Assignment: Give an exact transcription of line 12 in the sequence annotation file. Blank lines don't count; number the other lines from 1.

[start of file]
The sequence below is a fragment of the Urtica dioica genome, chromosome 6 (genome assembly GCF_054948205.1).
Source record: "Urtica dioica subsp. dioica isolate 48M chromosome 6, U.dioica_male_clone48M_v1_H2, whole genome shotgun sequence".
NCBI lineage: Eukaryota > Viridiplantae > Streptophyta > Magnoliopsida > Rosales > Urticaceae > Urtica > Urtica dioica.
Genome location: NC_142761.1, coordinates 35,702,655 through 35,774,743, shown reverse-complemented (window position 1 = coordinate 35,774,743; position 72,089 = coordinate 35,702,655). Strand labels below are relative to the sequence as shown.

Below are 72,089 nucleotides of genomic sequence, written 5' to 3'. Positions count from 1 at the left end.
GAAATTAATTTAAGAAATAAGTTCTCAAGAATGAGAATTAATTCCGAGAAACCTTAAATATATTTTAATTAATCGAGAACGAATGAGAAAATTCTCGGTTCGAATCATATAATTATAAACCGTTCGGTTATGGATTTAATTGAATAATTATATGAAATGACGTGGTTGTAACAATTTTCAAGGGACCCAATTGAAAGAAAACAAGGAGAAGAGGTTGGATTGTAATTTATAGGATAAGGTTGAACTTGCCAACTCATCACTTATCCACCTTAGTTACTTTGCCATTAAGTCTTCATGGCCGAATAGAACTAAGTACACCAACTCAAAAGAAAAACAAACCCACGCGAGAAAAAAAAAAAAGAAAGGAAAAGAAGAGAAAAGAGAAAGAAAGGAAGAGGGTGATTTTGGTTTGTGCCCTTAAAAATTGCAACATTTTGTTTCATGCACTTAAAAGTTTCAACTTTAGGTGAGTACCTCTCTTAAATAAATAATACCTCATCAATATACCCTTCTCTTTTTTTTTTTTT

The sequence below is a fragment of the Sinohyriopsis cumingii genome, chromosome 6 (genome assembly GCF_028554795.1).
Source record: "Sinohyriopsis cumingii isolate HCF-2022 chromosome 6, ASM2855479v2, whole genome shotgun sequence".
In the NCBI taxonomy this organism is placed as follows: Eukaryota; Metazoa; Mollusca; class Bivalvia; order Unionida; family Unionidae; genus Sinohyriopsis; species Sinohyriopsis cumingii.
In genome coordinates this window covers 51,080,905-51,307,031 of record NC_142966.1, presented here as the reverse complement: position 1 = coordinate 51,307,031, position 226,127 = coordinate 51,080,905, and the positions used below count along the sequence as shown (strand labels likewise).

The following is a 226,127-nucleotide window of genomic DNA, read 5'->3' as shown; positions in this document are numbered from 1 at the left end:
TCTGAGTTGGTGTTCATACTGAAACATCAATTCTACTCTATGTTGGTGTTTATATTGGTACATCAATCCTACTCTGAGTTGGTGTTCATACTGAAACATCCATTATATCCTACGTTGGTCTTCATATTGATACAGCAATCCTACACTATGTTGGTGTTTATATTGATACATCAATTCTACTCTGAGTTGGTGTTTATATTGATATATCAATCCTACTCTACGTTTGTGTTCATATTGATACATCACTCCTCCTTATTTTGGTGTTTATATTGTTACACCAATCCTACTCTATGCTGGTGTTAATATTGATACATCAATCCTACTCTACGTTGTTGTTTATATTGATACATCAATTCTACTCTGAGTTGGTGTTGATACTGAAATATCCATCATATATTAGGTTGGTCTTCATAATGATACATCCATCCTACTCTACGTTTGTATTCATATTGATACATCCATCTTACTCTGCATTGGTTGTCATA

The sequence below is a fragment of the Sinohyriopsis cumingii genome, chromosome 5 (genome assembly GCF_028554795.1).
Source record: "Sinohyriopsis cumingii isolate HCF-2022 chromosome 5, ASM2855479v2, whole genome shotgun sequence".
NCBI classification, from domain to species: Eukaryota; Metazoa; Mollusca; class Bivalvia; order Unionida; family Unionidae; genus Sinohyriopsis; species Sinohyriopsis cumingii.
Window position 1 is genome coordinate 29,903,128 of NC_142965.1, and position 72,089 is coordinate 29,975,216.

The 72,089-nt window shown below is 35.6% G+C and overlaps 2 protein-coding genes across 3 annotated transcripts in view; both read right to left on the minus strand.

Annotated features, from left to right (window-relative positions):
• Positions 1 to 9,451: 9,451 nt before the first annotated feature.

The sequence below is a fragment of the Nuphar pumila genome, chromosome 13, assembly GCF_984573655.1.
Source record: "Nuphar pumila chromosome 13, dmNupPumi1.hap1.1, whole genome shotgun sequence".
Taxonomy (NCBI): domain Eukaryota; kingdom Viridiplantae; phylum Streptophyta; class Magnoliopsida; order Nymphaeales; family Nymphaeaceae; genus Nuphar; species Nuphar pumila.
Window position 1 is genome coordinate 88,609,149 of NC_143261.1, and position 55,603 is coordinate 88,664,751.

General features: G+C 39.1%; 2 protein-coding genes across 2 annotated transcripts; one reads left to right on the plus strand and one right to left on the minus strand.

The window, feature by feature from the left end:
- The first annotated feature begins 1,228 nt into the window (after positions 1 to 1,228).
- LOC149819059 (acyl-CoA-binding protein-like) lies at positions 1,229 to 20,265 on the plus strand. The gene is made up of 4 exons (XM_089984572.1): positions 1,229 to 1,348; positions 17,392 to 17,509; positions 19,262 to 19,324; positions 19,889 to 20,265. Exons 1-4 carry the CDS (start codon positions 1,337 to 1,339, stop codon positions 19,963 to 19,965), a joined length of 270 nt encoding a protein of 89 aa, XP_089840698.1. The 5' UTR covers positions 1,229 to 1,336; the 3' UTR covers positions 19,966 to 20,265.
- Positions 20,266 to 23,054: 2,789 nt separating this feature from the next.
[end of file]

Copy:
TCTGAGTTGGTGTTCATACTGAAACATCAATTCTACTCTATGTTGGTGTTTATATTGGTACATCAATCCTACTCTGAGTTGGTGTTCATACTGAAACATCCATTATATCCTACGTTGGTCTTCATATTGATACAGCAATCCTACACTATGTTGGTGTTTATATTGATACATCAATTCTACTCTGAGTTGGTGTTTATATTGATATATCAATCCTACTCTACGTTTGTGTTCATATTGATACATCACTCCTCCTTATTTTGGTGTTTATATTGTTACACCAATCCTACTCTATGCTGGTGTTAATATTGATACATCAATCCTACTCTACGTTGTTGTTTATATTGATACATCAATTCTACTCTGAGTTGGTGTTGATACTGAAATATCCATCATATATTAGGTTGGTCTTCATAATGATACATCCATCCTACTCTACGTTTGTATTCATATTGATACATCCATCTTACTCTGCATTGGTTGTCATA